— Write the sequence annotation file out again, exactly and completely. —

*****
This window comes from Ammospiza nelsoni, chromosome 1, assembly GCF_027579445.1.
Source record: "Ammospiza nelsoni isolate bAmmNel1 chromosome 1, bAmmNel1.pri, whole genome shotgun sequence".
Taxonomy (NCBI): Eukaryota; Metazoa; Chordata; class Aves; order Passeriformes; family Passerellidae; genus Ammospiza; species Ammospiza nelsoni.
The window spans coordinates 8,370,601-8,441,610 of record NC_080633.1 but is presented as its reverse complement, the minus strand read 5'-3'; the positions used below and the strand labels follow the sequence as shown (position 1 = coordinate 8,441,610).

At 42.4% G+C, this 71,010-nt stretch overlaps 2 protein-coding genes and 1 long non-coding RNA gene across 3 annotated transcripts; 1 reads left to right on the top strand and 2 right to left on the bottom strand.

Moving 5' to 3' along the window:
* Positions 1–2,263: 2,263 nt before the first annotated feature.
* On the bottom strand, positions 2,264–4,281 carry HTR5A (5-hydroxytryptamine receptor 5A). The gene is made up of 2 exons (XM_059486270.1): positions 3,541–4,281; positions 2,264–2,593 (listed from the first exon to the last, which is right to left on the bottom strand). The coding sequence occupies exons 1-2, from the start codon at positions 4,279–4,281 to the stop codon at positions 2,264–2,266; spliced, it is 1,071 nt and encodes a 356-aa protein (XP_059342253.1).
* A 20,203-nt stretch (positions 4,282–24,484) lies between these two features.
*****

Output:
This window comes from Ammospiza nelsoni, chromosome 1, assembly GCF_027579445.1.
Source record: "Ammospiza nelsoni isolate bAmmNel1 chromosome 1, bAmmNel1.pri, whole genome shotgun sequence".
Taxonomy (NCBI): Eukaryota; Metazoa; Chordata; class Aves; order Passeriformes; family Passerellidae; genus Ammospiza; species Ammospiza nelsoni.
The window spans coordinates 8,370,601-8,441,610 of record NC_080633.1 but is presented as its reverse complement, the minus strand read 5'-3'; the positions used below and the strand labels follow the sequence as shown (position 1 = coordinate 8,441,610).

At 42.4% G+C, this 71,010-nt stretch overlaps 2 protein-coding genes and 1 long non-coding RNA gene across 3 annotated transcripts; 1 reads left to right on the top strand and 2 right to left on the bottom strand.

Moving 5' to 3' along the window:
* Positions 1–2,263: 2,263 nt before the first annotated feature.
* On the bottom strand, positions 2,264–4,281 carry HTR5A (5-hydroxytryptamine receptor 5A). The gene is made up of 2 exons (XM_059486270.1): positions 3,541–4,281; positions 2,264–2,593 (listed from the first exon to the last, which is right to left on the bottom strand). The coding sequence occupies exons 1-2, from the start codon at positions 4,279–4,281 to the stop codon at positions 2,264–2,266; spliced, it is 1,071 nt and encodes a 356-aa protein (XP_059342253.1).
* A 20,203-nt stretch (positions 4,282–24,484) lies between these two features.